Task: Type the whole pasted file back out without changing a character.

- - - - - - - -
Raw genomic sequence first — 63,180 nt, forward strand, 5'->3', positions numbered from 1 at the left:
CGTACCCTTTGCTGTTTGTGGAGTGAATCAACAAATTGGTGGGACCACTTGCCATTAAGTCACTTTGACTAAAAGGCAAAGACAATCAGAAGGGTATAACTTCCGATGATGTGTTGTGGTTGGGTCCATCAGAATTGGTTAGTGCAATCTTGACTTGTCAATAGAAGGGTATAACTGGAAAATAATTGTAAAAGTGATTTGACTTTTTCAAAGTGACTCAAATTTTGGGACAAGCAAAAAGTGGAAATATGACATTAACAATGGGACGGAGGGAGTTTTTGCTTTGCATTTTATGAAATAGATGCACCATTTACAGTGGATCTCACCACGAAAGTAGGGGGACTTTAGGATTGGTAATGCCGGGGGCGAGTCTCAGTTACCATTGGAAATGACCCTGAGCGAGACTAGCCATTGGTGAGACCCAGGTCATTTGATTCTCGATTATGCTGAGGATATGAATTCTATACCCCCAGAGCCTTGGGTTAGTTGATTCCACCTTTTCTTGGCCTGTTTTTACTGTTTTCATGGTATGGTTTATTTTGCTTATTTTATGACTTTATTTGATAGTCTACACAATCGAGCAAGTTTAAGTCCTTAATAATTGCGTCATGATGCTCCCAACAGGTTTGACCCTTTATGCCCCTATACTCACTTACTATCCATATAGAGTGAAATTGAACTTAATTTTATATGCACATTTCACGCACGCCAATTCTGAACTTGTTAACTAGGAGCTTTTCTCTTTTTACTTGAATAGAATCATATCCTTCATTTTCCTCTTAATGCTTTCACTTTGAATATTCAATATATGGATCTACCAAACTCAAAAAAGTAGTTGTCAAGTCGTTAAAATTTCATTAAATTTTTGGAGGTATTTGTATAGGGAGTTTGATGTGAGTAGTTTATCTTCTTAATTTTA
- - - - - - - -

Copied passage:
Raw genomic sequence first — 63,180 nt, forward strand, 5'->3', positions numbered from 1 at the left:
CGTACCCTTTGCTGTTTGTGGAGTGAATCAACAAATTGGTGGGACCACTTGCCATTAAGTCACTTTGACTAAAAGGCAAAGACAATCAGAAGGGTATAACTTCCGATGATGTGTTGTGGTTGGGTCCATCAGAATTGGTTAGTGCAATCTTGACTTGTCAATAGAAGGGTATAACTGGAAAATAATTGTAAAAGTGATTTGACTTTTTCAAAGTGACTCAAATTTTGGGACAAGCAAAAAGTGGAAATATGACATTAACAATGGGACGGAGGGAGTTTTTGCTTTGCATTTTATGAAATAGATGCACCATTTACAGTGGATCTCACCACGAAAGTAGGGGGACTTTAGGATTGGTAATGCCGGGGGCGAGTCTCAGTTACCATTGGAAATGACCCTGAGCGAGACTAGCCATTGGTGAGACCCAGGTCATTTGATTCTCGATTATGCTGAGGATATGAATTCTATACCCCCAGAGCCTTGGGTTAGTTGATTCCACCTTTTCTTGGCCTGTTTTTACTGTTTTCATGGTATGGTTTATTTTGCTTATTTTATGACTTTATTTGATAGTCTACACAATCGAGCAAGTTTAAGTCCTTAATAATTGCGTCATGATGCTCCCAACAGGTTTGACCCTTTATGCCCCTATACTCACTTACTATCCATATAGAGTGAAATTGAACTTAATTTTATATGCACATTTCACGCACGCCAATTCTGAACTTGTTAACTAGGAGCTTTTCTCTTTTTACTTGAATAGAATCATATCCTTCATTTTCCTCTTAATGCTTTCACTTTGAATATTCAATATATGGATCTACCAAACTCAAAAAAGTAGTTGTCAAGTCGTTAAAATTTCATTAAATTTTTGGAGGTATTTGTATAGGGAGTTTGATGTGAGTAGTTTATCTTCTTAATTTTA